The B-2 Public Relations Blitz

IN the biggest US air attack since the F-117 Stealth fighter slipped into Panama and the F-111 lambasted Libya, Capitol Hill is under assault by the Air Force and Northrop Corporation - the prime contractor for the B-2 Stealth bomber. Last week, the Air Force and Northrop airlifted a squadron of Washington reporters to sunny Palmdale, California, where the B-2 bomber is being assembled. Reporters were appropriately awed and accounts of the tour of Building 401 were eerily similar. Both The Christian Science Monitor and the Los Angeles Times, for instance, noted the relative silence on the factory floor as four B-2s, which use advance adhesive seams rather than rivets, were being assembled down below.

The Palmdale junket, however, is only the latest in a series of efforts to woo public opinion and the Congress in favor of the controversial bomber currently estimated to cost $860 million a copy for 75 planes. Northrop and the Air Force have both been lobbying Capitol Hill offices extensively. Visitors to Washington can tell readily if their representative has been hit yet. The Stealth lobbyists leave behind a telltale trace - a mounted scale model of the black, bat-winged bomber.

One Midwestern congressman, as yet undecided about the B-2, glanced sheepishly at the model on his desk. ``I leave it out there so my son can play with it.'' Another target of the Northrop bombardment was even more embarrassed. He admitted receiving a bomber replica from Northrop lobbyists, but he quickly said, ``The model is in the closet.''

Rep. Jim Kolbe, a conservative Republican from Tucson, Arizona, has, like numerous members of Congress, been flown to Palmdale to look at the B-2. But, says Kolbe, ``they aren't too happy with me because I still oppose it anyway.'' Kolbe, a strong defense advocate says, ``the money involved ... isn't worth it.''

Conservative Republican, Rep. John Kasich of Ohio, is the sponsor of an amendment, along with Rep. Ron Dellums (D) of California, and John Rowland (R) of Connecticut, to cancel the B-2 after the 15 models currently underway are completed. Mr. Kasich goes further in criticizing the junkets to Palmdale. At a Capitol Hill press conference two weeks ago Kasich chuckled, ``They offered to fly me out to see the plane. But I told them that I would arrange it so they could fly in to see the Treasury building where they will have to print all the money to pay for it.''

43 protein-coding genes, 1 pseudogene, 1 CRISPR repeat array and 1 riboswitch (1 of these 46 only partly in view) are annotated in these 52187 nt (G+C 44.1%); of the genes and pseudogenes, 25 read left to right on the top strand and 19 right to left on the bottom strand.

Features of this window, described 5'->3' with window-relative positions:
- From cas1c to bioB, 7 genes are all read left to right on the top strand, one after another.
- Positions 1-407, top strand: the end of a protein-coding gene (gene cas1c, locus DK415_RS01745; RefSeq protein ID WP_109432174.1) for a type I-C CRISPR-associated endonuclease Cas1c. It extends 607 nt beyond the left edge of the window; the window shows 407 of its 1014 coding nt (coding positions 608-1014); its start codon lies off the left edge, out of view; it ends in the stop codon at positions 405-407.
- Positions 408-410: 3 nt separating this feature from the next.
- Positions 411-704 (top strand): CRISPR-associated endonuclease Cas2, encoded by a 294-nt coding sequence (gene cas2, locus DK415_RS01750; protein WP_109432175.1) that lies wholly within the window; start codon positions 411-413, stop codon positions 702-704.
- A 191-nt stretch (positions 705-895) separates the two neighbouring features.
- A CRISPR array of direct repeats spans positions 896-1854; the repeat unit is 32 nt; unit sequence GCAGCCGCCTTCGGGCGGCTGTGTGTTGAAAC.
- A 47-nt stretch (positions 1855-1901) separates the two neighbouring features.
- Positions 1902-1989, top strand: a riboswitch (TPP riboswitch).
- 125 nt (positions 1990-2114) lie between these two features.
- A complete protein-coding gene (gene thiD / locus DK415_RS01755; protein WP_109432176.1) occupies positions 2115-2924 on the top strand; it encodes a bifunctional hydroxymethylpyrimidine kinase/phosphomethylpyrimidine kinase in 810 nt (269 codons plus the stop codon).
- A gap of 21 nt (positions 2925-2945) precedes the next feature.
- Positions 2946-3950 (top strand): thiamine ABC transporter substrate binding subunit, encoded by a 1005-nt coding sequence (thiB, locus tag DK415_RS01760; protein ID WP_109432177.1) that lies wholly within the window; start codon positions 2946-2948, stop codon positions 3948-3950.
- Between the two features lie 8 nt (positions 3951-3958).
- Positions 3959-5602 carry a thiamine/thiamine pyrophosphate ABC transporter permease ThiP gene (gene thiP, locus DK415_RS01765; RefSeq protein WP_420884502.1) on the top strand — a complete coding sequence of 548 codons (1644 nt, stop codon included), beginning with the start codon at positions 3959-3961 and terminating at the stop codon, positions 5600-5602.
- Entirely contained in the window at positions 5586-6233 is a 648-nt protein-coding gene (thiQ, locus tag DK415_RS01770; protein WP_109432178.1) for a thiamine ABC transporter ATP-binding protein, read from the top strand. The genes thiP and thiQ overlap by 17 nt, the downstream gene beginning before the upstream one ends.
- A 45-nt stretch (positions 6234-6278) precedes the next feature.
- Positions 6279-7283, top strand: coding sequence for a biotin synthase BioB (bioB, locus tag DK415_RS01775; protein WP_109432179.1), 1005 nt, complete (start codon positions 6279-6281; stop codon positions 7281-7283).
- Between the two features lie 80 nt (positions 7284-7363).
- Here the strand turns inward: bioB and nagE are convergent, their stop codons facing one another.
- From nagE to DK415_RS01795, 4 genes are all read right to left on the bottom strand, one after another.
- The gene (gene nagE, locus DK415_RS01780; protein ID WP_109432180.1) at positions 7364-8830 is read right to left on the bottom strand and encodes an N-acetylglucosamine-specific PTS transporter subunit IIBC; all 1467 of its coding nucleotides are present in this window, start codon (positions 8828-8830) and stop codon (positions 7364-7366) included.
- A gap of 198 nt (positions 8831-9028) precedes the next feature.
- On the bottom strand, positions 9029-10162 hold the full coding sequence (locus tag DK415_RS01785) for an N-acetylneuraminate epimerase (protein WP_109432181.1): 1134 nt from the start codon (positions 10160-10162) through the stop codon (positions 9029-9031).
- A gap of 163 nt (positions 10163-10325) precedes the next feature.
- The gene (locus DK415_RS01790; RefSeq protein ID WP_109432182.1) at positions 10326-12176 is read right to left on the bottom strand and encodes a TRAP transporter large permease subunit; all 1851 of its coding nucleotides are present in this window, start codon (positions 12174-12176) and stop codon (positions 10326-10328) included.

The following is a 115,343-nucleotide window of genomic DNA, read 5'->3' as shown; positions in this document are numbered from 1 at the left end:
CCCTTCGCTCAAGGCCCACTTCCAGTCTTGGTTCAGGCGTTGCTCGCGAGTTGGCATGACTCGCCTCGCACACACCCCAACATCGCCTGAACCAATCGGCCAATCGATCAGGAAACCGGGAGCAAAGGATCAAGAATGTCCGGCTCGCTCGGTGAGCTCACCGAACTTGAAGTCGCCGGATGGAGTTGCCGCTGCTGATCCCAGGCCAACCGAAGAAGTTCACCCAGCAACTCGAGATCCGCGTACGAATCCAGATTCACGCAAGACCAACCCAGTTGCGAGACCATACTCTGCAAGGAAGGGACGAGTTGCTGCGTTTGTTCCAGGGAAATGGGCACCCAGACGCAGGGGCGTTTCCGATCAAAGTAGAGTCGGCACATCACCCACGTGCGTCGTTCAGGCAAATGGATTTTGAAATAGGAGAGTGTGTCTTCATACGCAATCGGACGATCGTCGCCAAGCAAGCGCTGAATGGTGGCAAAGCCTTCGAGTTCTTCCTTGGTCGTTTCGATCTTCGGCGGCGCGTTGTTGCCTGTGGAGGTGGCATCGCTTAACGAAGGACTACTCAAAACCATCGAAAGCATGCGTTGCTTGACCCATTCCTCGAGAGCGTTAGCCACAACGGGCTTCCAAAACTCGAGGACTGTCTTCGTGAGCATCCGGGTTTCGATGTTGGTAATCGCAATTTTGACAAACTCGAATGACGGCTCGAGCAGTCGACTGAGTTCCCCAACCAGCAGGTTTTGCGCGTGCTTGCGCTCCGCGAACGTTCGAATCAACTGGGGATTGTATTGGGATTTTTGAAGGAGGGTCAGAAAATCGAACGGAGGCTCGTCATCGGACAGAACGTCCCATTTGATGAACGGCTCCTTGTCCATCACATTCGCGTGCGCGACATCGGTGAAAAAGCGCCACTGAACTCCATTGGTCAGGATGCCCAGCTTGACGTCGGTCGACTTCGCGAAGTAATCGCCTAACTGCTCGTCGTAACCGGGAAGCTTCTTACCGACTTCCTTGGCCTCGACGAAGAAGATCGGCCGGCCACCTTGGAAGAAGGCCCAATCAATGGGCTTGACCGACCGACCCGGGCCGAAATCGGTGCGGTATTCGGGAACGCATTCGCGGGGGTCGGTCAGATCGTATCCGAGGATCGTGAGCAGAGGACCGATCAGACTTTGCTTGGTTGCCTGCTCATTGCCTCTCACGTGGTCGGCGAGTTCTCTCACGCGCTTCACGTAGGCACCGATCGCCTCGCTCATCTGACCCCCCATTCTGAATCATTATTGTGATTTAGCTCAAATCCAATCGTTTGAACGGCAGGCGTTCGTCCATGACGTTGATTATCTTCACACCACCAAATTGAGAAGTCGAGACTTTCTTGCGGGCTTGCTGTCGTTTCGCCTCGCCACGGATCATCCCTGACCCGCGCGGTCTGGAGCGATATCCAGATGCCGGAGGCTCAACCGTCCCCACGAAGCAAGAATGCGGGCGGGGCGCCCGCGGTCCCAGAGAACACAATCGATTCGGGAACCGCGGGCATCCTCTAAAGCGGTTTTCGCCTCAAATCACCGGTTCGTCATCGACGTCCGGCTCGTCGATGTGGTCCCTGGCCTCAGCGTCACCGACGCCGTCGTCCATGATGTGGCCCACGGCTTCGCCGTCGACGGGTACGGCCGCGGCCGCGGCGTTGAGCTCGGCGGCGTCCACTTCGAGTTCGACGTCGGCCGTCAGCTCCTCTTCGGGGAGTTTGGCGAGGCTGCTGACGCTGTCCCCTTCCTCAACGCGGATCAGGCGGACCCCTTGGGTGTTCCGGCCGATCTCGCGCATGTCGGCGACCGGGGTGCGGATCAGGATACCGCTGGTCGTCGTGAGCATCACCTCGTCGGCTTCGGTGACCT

The citizens' campaign against the B-2 has no junkets or trinkets - like a Northrop B-2 mug whose plane disappears when filled with hot coffee - but it has a good chance of beating the B-2 this year. Rep. Jim Slattery, a moderate Democrat who supported the B-2 last year, now spearheads the drive in Congress for the Kasich-Dellums-Rowland amendment.

Slattery has quoted fellow Kansan Dwight Eisenhower on the dangers of the military-industrial-complex, and said: ``I was wrong. I just didn't pay close enough attention last year.'' Now he is making for lost time. Slattery says he's button-holed over 245 members of Congress, urging them to oppose the B-2. And, he says, the Kasich-Dellums-Rowland amendment, which has 145 co-sponsors, is already close to majority support in the House.

So close, in fact, that Rep. Barney Frank (D) of Massachusetts, a frequent and vocal defense critic, quipped, ``Northrop and the Air Force must be getting desperate. They even came to see me.''

Humor aside, the stakes in the B-2 battle are high. A single bomber costs more than the entire Head Start program. Northrop, unlike defense industry giants that have diversified, is heavily dependent on military contracts. Hence the B-2 lobbying blitz that recalls earlier notorious propaganda barrages by the Air Force and corporate contractors in favor of the antiballistic missile (ABM) in the late 60s and the B-1 bomber in the 1970s.

The Air Force does admit, however, that the B-2 is not capable of carrying out the mission for which it was originally designed - tracking down and destroying Soviet mobile missiles after the initial exchanges in a nuclear war. Furthermore, that scenario is increasingly unlikely, and disturbing, as the US and Soviets move toward improved relations.

In any case, the US already has a new penetrating bomber, the B-1, completed only a few years ago at a cost of $40 billion after a similar lobbying campaign. Ninety-seven of these sleek, needle-nosed bombers are on duty and will be able to evade Soviet air defenses until the end of the century. Then there is still the B-52 bomber, the venerable star of ``Dr. Strangelove,'' deployed in a number of versions that have been refurbished and usable until 2035. And, say critics of the B-2, both the B-1 and the B-52 can soon be fitted with advanced cruise missiles. They could attack the Soviet Union with accurate nuclear weapons without ever going near air defenses.

As for lesser missions, the Air Force now touts the B-2's ability to bomb countries like Libya. Critics respond that the B-2, like its smaller cousin the Air Force ``Hammer,'' is far too overpriced and blunt an instrument.

Given the Federal budget deficit, the B-2 is beginning instead to look like a candidate for museum missions. It could end up at Wright-Patterson Air Force base which houses the XB-70, another bomber that never got off the ground. Or it could be parked in the Air and Space Museum. Then reporters won't have to be flown in to file stories on how noisy a building full of tourists is compared to the awesome hush they covered at Palmdale, California.

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